NEW YORK (Reuters Health) – In children, otitis media is frequently associated with a cold-like illness. However, such illnesses are not a prerequisite for viral infections leading to otitis media, researchers report in the June issue of Pediatrics.

Dr. Cuneyt M. Alper of the University of Pittsburgh, Pennsylvania and colleagues sought to determine the temporal relationships among colds, upper respiratory viruses and otitis media in young children.

The team followed 60 children from 24 families through a typical cold season. Parents recorded any signs of illness. There were weekly pneumatic otoscopic examinations, and periodic polymerase chain reaction assay of collected nasal fluids for common viruses.

There were 193 cold-like illnesses and 1 or more assayed viruses were recovered in 73% of cases where samples were available. Of non-cold-like illnesses, only 54 (18%) of 297 assays were positive for virus. In both groups of illnesses, rhinovirus was the most commonly found. Others included influenza, adenovirus and respiratory syncytial virus.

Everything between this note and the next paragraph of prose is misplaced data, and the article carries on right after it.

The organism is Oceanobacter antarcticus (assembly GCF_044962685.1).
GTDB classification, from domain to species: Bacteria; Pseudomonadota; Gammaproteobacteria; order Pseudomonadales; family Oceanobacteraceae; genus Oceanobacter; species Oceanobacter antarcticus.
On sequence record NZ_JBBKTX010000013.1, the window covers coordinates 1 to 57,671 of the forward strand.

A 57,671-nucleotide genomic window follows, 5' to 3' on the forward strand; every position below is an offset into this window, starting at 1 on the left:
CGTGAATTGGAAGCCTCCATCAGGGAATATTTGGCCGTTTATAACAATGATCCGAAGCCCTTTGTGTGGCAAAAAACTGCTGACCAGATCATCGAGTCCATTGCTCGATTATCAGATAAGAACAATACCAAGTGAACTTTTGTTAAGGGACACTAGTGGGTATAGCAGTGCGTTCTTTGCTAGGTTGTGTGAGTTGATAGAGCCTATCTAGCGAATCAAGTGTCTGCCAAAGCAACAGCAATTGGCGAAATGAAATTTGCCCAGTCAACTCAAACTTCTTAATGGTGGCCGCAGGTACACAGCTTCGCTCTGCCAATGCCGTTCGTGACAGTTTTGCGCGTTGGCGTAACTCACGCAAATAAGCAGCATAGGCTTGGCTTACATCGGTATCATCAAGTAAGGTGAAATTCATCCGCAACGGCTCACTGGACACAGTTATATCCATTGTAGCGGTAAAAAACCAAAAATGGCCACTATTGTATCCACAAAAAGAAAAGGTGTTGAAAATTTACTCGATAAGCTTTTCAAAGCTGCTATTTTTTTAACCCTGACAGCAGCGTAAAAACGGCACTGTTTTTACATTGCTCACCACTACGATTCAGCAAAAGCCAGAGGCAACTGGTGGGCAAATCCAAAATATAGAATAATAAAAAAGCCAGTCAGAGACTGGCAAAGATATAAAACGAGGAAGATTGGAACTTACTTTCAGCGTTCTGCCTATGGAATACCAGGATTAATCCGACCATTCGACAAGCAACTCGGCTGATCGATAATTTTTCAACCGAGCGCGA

There were 93 diagnosed episodes of otitis media, 70% of which occurred during a cold-like illness. Overall, the otitis-media complication rate for a cold-like illness was 33%.

Of the 79 otitis-media episodes with available nasal samples, 77% were associated with a positive virus result. However, in contrast to certain other reports, the researchers found "no evidence of skewing in favor of a specific virus."

The investigators conclude that "otitis media is a complication of viral infections both with and without concurrent cold-like illness."

Pediatrics 2007;119:1069-1075.